The Enceladus Orbilander mission, costing between $4.2 billion and $4.9 billion, would launch in the late 2030s on either an SLS or Falcon Heavy. That would allow the spacecraft to land in the south polar regions of Enceladus, the site of many of those plumes, in the early 2050s, when lighting conditions are favorable.

NASA has already been studying a mission to land on an icy moon, but not Enceladus. The agency did initial studies of a Europa Lander mission several years ago at the behest of John Culberson, at the time the chairman of the House appropriations subcommittee that funds NASA and a staunch advocate of exploring Europa. A new Europa lander mission was among the flagships considered by the decadal survey, but it didn’t make the cut.

Philip Christensen of Arizona State University, the other co-chair, said both the prominent plumes on Enceladus as well as a more benign environment there helped that mission win out over a Europa lander. The plumes at Europa are more sporadic, and the harsh radiation environment means a lander could operate for only weeks versus years at Enceladus. “We just felt that, if we have one opportunity to explore an ocean world with a flagship mission, Enceladus provided the best opportunity,” he said.

“Enceladus is just the right opportunity for this time,” Canup added. “Hopefully, we’ll land on Europa some time, too.”


None of the other flagship mission concepts studied in detail by the decadal survey included Mars. The report, though, endorsed NASA’s ongoing Mars Sample Return campaign, which includes Perseverance and now two landers to retrieve the samples that rover collected and a European-led orbiter to bring the samples back to Earth.

“Our recommendation is that sample return is the highest scientific priority of NASA’s robotic mission, and Mars sample return should be completed as soon as practically possible with no changes in its current design,” Christensen said.

However, he said NASA should closely watch the mission’s cost. The report stated that Mars Sample Return would cost $5.3 billion over the next decade, a figure NASA had not previously disclosed and is even more expensive than other flagship mission concepts studied by the decadal.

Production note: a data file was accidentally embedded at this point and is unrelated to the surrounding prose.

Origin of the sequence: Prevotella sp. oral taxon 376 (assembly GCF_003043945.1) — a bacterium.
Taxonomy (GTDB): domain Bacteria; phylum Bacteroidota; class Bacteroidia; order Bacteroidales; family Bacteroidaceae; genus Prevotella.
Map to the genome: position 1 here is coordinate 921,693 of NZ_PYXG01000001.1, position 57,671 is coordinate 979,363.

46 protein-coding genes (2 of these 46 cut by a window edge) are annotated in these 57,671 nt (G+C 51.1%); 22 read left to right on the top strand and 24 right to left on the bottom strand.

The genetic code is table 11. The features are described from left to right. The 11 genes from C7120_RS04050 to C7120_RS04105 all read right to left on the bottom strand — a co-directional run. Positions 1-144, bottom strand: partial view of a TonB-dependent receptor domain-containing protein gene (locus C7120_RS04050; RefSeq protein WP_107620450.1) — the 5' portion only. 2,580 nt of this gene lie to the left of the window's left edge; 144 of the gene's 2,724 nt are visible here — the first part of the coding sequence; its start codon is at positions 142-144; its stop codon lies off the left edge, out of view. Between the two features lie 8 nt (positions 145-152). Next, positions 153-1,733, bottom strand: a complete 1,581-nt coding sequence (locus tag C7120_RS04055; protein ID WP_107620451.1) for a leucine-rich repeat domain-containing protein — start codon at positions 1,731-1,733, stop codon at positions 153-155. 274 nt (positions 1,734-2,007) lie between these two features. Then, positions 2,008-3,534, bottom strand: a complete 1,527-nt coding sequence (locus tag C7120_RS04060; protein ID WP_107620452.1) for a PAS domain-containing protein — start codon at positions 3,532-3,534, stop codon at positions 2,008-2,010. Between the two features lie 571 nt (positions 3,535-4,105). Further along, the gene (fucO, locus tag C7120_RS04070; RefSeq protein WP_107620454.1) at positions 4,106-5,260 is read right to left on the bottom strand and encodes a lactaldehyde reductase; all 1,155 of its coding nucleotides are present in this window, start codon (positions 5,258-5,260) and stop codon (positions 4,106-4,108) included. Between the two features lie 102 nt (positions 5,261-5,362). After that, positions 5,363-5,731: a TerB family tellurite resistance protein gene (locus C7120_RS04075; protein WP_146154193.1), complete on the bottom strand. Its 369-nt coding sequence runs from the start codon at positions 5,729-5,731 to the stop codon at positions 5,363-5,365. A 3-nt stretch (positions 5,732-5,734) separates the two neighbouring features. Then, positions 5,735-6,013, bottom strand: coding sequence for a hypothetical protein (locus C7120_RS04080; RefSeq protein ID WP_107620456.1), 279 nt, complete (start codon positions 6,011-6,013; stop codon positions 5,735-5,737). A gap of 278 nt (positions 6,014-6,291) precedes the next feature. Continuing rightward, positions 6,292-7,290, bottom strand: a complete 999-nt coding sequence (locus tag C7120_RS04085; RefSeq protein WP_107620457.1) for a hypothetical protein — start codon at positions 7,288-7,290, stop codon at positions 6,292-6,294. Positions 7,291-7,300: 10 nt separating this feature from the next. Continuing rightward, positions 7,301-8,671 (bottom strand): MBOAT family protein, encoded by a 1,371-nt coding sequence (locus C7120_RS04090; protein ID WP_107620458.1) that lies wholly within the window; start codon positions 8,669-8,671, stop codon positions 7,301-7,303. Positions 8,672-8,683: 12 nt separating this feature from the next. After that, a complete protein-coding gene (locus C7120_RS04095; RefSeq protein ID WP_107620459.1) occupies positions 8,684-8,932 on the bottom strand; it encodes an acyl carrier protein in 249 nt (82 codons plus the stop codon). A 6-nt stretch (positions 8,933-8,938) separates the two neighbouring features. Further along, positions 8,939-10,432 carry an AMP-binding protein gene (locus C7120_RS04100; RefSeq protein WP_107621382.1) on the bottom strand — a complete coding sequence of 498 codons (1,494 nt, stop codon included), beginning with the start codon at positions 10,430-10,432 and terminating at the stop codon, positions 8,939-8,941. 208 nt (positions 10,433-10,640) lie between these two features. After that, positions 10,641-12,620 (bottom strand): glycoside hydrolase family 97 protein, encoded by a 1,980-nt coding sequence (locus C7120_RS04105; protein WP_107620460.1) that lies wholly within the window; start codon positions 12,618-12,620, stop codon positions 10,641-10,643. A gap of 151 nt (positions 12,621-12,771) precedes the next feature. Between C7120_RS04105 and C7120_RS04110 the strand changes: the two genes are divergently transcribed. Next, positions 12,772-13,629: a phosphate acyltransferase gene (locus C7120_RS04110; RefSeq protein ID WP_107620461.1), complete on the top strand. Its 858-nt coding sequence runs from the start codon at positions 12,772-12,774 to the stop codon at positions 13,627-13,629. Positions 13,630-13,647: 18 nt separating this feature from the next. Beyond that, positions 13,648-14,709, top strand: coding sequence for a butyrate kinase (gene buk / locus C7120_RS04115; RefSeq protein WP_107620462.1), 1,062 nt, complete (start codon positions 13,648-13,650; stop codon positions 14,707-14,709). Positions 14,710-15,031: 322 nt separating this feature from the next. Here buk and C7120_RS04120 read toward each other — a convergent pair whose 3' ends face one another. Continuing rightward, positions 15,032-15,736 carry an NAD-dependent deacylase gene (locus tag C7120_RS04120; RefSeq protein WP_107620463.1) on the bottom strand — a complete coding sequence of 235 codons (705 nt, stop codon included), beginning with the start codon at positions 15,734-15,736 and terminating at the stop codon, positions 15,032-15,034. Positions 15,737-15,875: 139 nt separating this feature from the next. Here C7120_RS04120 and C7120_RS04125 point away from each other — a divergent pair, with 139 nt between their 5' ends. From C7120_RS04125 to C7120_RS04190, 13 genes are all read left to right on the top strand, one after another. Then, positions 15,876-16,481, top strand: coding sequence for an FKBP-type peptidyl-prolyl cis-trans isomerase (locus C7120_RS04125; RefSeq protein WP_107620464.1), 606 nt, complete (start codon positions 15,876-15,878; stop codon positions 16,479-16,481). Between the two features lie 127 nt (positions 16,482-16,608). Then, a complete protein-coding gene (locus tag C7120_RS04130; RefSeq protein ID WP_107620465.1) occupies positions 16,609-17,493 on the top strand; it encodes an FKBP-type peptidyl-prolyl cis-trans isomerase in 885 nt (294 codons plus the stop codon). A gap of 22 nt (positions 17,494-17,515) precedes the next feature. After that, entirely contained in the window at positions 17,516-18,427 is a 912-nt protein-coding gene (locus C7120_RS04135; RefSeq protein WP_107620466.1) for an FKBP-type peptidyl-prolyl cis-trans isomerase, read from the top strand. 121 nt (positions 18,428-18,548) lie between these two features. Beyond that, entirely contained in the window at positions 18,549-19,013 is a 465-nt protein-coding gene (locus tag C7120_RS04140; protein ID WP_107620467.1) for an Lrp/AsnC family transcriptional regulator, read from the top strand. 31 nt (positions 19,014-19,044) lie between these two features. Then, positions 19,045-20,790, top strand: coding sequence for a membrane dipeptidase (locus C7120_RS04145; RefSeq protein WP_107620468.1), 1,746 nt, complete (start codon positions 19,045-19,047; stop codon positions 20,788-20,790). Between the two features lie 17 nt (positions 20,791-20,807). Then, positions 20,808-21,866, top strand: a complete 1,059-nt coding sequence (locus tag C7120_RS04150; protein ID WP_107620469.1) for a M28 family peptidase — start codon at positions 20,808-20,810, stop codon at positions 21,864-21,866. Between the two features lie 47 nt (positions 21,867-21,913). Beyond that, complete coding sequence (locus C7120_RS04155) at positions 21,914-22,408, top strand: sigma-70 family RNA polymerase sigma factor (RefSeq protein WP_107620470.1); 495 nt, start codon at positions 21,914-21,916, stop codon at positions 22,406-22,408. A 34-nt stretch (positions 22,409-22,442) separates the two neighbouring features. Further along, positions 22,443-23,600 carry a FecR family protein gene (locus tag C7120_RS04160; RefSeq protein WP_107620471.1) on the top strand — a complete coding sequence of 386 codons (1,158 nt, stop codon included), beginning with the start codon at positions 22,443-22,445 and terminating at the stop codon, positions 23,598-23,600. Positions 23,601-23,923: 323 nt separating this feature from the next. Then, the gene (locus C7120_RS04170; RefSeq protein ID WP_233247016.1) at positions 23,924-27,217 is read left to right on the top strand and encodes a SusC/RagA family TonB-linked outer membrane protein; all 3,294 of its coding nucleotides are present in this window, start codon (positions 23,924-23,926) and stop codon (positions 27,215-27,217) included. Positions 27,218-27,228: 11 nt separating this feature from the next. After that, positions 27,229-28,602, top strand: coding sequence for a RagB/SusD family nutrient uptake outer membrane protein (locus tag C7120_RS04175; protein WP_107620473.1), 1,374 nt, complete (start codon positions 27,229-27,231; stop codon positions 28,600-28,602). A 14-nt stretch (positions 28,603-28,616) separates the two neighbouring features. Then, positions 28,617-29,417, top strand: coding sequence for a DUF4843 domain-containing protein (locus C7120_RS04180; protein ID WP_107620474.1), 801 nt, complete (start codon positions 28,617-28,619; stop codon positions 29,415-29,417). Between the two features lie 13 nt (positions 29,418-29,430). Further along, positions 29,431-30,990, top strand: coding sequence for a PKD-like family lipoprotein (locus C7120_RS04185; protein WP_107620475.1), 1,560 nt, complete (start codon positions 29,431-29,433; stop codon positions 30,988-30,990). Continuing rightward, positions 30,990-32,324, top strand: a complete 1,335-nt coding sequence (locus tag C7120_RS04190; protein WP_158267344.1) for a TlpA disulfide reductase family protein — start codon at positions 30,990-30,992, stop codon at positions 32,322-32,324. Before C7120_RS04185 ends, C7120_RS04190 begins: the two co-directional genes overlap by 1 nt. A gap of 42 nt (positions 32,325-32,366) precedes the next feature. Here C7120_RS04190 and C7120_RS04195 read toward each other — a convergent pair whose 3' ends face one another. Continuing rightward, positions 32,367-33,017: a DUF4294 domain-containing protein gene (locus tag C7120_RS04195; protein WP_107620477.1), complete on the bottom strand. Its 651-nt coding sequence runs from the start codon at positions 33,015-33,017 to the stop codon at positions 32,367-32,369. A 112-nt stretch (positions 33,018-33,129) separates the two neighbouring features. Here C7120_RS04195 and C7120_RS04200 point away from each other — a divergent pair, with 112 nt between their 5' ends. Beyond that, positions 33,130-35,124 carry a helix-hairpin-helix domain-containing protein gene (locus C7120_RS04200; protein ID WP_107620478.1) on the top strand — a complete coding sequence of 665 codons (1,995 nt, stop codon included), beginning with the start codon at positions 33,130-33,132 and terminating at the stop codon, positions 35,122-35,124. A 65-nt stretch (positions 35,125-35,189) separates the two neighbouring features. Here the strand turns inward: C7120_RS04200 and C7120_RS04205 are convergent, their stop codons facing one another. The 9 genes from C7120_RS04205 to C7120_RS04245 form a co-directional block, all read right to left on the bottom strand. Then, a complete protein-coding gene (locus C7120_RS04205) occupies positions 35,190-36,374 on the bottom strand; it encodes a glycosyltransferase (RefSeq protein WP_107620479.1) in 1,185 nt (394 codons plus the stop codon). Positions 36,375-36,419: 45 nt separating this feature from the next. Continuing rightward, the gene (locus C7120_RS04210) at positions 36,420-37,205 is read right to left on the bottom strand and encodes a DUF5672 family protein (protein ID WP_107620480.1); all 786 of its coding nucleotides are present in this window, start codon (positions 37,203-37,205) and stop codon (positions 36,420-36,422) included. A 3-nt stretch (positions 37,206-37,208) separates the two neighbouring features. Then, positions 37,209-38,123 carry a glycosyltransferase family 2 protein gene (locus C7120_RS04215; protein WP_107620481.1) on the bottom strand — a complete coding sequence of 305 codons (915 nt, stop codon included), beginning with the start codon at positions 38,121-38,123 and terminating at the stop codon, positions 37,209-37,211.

That raises worries that cost increases would affect other planetary missions. “Looking back over the last 20 to 30 years, Mars exploration has clearly figured very prominently in NASA’s planetary exploration program,” he said, accounting for 25–35% of the overall planetary budget. Mars Sample Return accounts for 20% of the projected planetary budget for the next decade, he said, so there is some room for cost growth. However, the report recommended that NASA seek a “budget augmentation” if Mars Sample Return overruns its projected cost by 20% or more.

The Enceladus Orbilander is shown in orbit and in its landed configuration in this Applied Physics Laboratory’s rendering of the proposed mission to Saturn’s sixth largest moon. Credit: Johns Hopkins University Applied Physics Laboratory

That leaves very little room in the budget for other Mars missions, even as existing missions are projected to end over the next decade. The only new Mars mission the decadal endorsed was a lander called Mars Life Explorer, which would search for evidence of present-day life near the surface. That $2.1 billion mission would not launch until the mid-2030s, in part because work could not start until after Mars Sample Return got past its peak spending levels later this decade.

By then, NASA will be shifting its attention to human missions to Mars, with agency officials today projecting the first crewed Mars missions could launch by the late 2030s. In the coming decade, there will be an overlap of human and robotic exploration of the moon, as NASA sends both robotic landers and Artemis crewed missions to the lunar surface.

The decadal survey pushed NASA to incorporate planetary science into its human exploration plans. “NASA’s moon-to-Mars plans hold real promise for tremendous benefit to the nation and to the world,” Christensen said. “However, we feel strongly that a robust science program is the key that provides the motivating rationale for a truly sustained human program.”